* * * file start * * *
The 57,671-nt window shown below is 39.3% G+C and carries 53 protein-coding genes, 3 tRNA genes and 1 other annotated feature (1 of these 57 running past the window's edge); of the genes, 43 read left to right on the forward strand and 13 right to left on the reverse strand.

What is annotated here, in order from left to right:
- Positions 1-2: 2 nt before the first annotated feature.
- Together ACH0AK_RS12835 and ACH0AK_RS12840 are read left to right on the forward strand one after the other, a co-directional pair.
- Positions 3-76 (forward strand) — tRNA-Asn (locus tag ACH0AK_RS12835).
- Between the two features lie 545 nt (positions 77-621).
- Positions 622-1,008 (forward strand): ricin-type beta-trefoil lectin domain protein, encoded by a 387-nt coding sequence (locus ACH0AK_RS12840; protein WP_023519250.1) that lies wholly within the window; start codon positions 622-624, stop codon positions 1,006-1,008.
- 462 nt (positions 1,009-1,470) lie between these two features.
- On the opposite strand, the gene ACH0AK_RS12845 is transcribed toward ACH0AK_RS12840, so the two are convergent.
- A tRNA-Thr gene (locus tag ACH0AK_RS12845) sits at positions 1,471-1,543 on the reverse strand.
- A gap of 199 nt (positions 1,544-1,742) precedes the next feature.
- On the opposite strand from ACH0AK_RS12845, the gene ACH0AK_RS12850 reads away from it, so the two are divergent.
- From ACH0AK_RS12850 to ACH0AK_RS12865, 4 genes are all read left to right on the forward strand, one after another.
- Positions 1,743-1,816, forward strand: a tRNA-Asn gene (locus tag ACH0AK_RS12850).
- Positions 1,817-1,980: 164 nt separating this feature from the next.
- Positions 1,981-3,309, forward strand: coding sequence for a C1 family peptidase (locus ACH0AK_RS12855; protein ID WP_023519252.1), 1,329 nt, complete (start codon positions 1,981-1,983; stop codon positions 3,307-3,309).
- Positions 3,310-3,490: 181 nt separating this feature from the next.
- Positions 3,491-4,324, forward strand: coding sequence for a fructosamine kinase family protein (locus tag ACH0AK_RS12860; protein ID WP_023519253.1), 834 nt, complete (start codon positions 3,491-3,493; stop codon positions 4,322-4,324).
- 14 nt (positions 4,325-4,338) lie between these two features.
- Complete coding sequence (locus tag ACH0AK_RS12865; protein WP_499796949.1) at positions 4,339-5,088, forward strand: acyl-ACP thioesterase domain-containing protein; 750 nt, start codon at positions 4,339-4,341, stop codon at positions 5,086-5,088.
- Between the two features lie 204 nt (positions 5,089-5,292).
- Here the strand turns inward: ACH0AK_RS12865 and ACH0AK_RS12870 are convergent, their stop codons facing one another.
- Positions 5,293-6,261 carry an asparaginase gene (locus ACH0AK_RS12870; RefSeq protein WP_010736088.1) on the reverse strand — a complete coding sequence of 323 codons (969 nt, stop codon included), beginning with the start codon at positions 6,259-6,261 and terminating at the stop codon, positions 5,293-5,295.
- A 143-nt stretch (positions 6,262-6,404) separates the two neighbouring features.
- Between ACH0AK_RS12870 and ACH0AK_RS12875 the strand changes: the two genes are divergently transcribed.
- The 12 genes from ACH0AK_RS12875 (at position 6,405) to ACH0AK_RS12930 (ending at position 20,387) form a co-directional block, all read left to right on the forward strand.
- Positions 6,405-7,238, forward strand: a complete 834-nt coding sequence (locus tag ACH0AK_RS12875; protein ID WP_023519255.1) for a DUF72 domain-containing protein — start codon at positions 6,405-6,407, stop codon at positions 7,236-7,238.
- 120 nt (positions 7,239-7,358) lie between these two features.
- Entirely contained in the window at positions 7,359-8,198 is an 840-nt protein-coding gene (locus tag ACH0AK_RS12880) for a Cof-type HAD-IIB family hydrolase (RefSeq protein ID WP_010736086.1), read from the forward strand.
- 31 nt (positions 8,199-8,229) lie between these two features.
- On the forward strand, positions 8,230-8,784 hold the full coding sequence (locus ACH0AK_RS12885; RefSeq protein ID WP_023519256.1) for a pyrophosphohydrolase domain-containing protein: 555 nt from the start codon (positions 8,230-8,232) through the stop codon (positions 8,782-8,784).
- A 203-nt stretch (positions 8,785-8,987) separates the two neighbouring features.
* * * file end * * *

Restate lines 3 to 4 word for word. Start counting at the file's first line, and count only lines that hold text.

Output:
- Positions 1-2: 2 nt before the first annotated feature.
- Together ACH0AK_RS12835 and ACH0AK_RS12840 are read left to right on the forward strand one after the other, a co-directional pair.